The first step is finding out who to complain to. This can be a little bit complicated. There is often little point in complaining to the guilty party themself in most cases; complain to whoever is providing them with internet access. However, if you aren't sure, and think there is a significant chance that the sender is really ignorant, rather than disobedient, of email norms, you might try complaining to the sender.
Finding out who to complain to can be broken down into several steps. The first one is determining the domain name the spammers are using. One good place is if the body of the message includes an email address to reply to or a web page to look at. This will often be via a different provider than the one used to send the spam, but many providers forbid either use of their services by spammers.
To find out where the spam originates, tell your mail reader to display all the headers and look at the "Received" lines. Then read the Received lines from top to bottom. For example:
Received: from relay.yoyolink.net (ns2.yoyo.com [127.10.58.3]) by legit.com with SMTP id WAA12684 for <firstname.lastname@example.org>; Thu, 21 Nov 1996 22:28:08 -0800
Received: from forged.example.com (slime.spammer.com [10.71.84.44]) by relay.yoyolink.net (8.8.3/8.8.3) with SMTP id GAA02044 for <email@example.com>; Fri, 22 Nov 1996 01:23:46 -0500
Your own site (legit.com) got this message from ns2.yoyo.com, which in turn got it from slime.spammer.com. Intermediate sites, such as yoyo.com in this example, may simply be sites which allow anyone to forward mail using their mailer. Don't assume they are connected with the spammer or the spammer's provider, but you might want to let them know their system is being used for this purpose. You can ignore all the stuff about with and id and so on.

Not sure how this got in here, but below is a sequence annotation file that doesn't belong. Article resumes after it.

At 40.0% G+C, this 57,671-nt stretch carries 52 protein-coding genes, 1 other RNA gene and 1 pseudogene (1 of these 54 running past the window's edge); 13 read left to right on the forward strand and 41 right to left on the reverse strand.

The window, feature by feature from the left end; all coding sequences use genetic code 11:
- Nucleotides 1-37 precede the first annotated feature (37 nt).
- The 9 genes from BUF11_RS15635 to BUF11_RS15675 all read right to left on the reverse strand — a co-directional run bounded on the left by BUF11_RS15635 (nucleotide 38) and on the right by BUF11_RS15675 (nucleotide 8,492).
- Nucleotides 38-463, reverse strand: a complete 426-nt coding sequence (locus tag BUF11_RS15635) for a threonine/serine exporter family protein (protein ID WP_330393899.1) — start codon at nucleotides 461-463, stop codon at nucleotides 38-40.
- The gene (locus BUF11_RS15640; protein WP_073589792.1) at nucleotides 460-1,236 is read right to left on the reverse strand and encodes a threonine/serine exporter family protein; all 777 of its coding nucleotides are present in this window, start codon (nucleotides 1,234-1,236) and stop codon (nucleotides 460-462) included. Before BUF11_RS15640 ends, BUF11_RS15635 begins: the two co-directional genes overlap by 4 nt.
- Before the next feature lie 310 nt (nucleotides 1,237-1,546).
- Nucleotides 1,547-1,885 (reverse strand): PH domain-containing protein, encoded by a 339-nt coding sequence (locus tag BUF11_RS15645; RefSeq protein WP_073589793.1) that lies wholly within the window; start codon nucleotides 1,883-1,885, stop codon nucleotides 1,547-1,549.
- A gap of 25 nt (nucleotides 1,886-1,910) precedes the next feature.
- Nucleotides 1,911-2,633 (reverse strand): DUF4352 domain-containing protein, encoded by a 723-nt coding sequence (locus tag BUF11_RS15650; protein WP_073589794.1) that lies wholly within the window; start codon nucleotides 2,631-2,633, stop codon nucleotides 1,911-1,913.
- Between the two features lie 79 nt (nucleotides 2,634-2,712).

With experience, and/or by consulting various sources, you will learn more about Received lines, and the ways that they can vary. But the basic principle is still to read them from top to bottom, and to understand that each computer which handled the message added one or more Receieved lines. Thus each Received line may originate from your site, the spammer's site, or somewhere in between.
Once you have a suspect domain name, try to find out what kind of organization has that name. One way is to look on the various anti-spam web sites, newsgroups, and other resources. If the site has a reputation as a site which does a good job of fighting spam, you complain to them. If it is a site which is known to not respond to complaints, despite persistent and repeated attempts, you complain to their upstream provider (see section on traceroute below).
You can see if an entity has a web page by taking the domain name and add "www." to the start (use of "www." is just a convention, but it is a widely followed one). If you see a page with content similar to the email spam you received, you've probably identified the bad guys (however most, but not all, spammers are too lazy to write a web page). If you see a page telling you about internet access services and other types of legitimate business, you've probably identified the proper party to complain to.
If you have identified the offending site and you want to find who their upstream provider is, use the "traceroute" tool. You need to give it the machine name to trace to, for example slime.spammer.com